No One Wants the Real Answer

If you ask someone how they got to where they are… whether it be for money, career, health, or otherwise, it’s rare they will tell you the real answer.

It’s not because they’re withholding it because people are more than willing to help those seeking it.

The problem is no one wants to hear it.

It’s easier to digest, “I worked hard and took advantage of opportunities,” rather than, “I spent my every day, including weekends, immersing myself until it became an obsession. I gave up my social life and every other distraction that kept me from my goal… etc.”

We expect to hear, “I watched what I ate and worked out a few times a week,” because if the person were to tell the whole truth about their training and diet regiment — we would shut down.

The real answer is out there if you’re willing to hear it…

and do the work.

Where Our Focus of Worry Lies

We can’t seem to find a target for our worry.

Everything seems equal and we place equal emphasis on all of it without considering what just isn’t worth our energy. The end of the world won’t happen with most things we like to worry about in our daily lives.

Sure, it gives us something to do, but it won’t get us anywhere.

If you think back on your own life about what you worried about, much of it would seem laughable. Other things, however, was where the focus should have been.

How do we focus our worry in this world?

We focus on the most vulnerable among us. If we worry about them and take action when needed, two things happen:

Our own worries diminish and the bigger problems of the world move closer to a solution.

When Your Wheels Won’t Stop Spinning

It’s late at night and something happened that is still bothering you.

You can’t get to bed. Your wheels are spinning.

You take those thoughts onto multiple tangents and 3am comes around without a wink of sleep. The initial thing that bothered you has now transformed into an even bigger monster.

Despite your best attempts to “forget about it for now,” it just won’t happen.

How do you work through it?

What can be done that will at least get you to bed?

Get up, go to your calendar and set a date when you can come back to your issue. Physically put on that at a certain date, you will sit down with yourself and have a conversation with the issue.

On that date, the issue can come back to fester within you once more.

Make an appointment and mark it as busy. Make it real.

Then go to bed.

My First Fiction Publication

As posted to my friends on social media

The first time I submitted a short story for publication, I received a letter back saying,
“We’re going to send you the letter of our International Office because it’s obvious English isn’t your first language.”

At sixteen, that hurt quite a bit.

However, I still wanted to be a writer and it took many years before I figured out what the magazine was trying to tell me: I wasn’t taking the art of writing seriously enough.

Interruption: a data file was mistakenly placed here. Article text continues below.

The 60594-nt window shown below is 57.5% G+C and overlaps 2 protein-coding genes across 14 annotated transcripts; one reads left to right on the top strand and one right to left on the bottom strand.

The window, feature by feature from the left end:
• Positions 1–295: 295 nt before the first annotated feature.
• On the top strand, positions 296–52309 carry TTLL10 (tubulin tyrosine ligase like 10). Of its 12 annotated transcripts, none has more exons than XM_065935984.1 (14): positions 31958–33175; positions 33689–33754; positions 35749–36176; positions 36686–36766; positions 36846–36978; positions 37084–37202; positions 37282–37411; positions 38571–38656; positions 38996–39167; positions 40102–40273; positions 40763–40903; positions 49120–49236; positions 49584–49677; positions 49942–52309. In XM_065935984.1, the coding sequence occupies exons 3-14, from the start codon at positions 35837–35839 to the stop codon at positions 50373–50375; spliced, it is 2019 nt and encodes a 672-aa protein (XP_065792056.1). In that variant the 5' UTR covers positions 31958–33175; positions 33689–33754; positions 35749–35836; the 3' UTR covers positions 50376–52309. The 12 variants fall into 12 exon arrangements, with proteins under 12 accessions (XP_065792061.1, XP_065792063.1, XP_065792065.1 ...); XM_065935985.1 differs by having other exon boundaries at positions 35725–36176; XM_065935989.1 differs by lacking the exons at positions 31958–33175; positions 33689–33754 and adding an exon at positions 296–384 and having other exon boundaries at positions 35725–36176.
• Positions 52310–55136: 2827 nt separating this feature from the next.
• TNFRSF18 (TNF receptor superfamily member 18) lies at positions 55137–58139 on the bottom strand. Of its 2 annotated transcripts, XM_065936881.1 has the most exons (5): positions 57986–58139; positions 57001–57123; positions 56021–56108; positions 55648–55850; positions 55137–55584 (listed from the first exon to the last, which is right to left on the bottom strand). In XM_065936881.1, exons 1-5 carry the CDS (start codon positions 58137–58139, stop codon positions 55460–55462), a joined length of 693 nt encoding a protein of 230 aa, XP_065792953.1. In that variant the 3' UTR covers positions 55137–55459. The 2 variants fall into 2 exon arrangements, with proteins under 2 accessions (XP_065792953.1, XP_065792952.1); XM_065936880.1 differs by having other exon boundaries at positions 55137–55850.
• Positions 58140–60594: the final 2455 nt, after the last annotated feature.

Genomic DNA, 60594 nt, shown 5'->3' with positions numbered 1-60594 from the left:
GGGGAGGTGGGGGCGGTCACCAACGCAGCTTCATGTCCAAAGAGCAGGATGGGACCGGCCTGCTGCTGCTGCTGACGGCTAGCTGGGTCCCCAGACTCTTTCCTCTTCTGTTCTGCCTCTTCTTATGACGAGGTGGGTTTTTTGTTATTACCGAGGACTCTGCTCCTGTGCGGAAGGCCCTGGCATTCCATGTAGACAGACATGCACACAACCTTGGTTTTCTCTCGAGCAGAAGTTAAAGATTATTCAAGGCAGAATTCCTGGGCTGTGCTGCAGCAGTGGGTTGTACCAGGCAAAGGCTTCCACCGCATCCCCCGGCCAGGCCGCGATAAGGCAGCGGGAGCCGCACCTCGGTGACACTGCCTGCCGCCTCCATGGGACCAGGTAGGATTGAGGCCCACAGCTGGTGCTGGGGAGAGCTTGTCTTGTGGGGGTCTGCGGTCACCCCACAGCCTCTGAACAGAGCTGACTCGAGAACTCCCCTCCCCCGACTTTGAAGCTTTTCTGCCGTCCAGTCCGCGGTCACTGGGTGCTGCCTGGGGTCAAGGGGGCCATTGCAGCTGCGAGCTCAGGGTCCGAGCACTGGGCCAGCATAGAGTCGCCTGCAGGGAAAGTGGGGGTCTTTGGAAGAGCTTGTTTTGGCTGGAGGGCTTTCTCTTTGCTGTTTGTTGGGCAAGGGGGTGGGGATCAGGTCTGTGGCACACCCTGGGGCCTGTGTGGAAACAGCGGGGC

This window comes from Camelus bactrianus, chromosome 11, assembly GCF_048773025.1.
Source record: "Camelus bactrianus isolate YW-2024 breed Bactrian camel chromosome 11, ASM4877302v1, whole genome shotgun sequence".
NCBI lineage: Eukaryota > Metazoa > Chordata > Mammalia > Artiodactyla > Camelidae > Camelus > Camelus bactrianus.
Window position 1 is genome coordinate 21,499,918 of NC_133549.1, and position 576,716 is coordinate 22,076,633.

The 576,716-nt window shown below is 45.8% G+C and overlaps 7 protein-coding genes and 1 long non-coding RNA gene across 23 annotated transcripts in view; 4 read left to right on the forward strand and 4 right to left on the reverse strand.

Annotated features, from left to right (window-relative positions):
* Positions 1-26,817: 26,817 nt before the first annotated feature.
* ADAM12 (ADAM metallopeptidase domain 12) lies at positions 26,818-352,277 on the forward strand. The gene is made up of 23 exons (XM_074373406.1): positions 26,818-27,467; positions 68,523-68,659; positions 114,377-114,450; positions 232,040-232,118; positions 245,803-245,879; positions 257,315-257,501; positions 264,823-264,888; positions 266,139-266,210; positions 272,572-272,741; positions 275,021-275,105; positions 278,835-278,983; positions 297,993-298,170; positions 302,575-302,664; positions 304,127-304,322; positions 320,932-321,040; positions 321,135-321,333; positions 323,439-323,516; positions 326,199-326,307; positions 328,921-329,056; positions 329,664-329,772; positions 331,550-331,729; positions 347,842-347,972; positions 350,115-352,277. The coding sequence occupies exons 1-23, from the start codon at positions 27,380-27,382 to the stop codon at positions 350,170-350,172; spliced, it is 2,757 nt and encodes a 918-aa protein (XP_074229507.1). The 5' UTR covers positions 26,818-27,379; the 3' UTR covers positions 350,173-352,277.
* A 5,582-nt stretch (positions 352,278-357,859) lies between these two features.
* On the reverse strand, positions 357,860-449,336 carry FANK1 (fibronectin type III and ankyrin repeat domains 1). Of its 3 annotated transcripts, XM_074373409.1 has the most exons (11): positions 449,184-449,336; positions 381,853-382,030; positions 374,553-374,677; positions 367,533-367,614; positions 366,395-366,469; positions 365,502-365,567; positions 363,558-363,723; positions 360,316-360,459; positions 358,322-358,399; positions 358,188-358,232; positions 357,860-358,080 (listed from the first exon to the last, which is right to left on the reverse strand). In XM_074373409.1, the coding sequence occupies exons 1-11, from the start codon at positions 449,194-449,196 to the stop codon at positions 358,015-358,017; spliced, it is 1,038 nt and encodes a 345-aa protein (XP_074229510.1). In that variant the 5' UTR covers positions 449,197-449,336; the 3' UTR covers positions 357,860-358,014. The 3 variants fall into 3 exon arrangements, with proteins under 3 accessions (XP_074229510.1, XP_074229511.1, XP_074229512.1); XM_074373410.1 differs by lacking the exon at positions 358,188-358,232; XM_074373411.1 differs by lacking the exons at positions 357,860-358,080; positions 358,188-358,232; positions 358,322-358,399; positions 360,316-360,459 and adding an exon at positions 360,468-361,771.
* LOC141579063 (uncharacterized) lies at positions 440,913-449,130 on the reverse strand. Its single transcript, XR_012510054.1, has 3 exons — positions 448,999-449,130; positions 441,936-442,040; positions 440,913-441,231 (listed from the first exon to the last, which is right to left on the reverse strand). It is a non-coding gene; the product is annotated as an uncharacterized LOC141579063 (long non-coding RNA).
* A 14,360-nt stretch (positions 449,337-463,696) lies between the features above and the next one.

I finally got down to work, started writing consistently and putting it out there. I wrote for eight years on Tommy|Zor, started a few blogs of my own, which got enough notice to be asked to write articles for Lifehack and a few education periodicals. I continue to write every day on my own site.

Putting my chops to the test, I finally launched two books and now, my first published fiction novel with my long time friend Matti.

This book took us one partial re-write and three major edits before we got it right… but it’s finally here!

It’s an homage to the science fiction writers who influenced me, mixed with a heavy hand of religious discourse. If you don’t like either of those two subject areas, this book may not be your cup of tea.

If you’re curious to see the twist we put on the two, I can assure you it’s a knot that even a sailor would be proud of.

You can pick up the paperback anywhere online right now and the digital is an Amazon exclusive.

As a celebration, there’s also a Goodreads contest where you can win one of five copies:…/sh…/254802-the-immortal-universe

There’s so much more in the pipeline (including two other novels that are in progress now), but this book is a reminder… and encouragement… that I’m finally on the path that my sixteen year-old self would be happy to see.



Viral is the New Amnesia

The race on the Internet is to get the next viral thing.

It happens so often that people don’t even remember what the last big thing was anymore. You can make a reference and there might be some memory of it, but nothing actually sticks.

There are no points for longevity or even dedication. We just keep clicking from one viral thing to the next.

“That’s great,” we say.
The next day, we forget about it completely.

Content no longer look to be meaningful anymore either. The goal is viral and no substance is actually needed. All that matters is attention.

I’m amazed at how many people comment (or like/laugh/love/sad) on articles posted on Facebook when they themselves haven’t read it.

Are we right to complain about distracted people (especially kids) when we’re the ones who keep feeding the machine?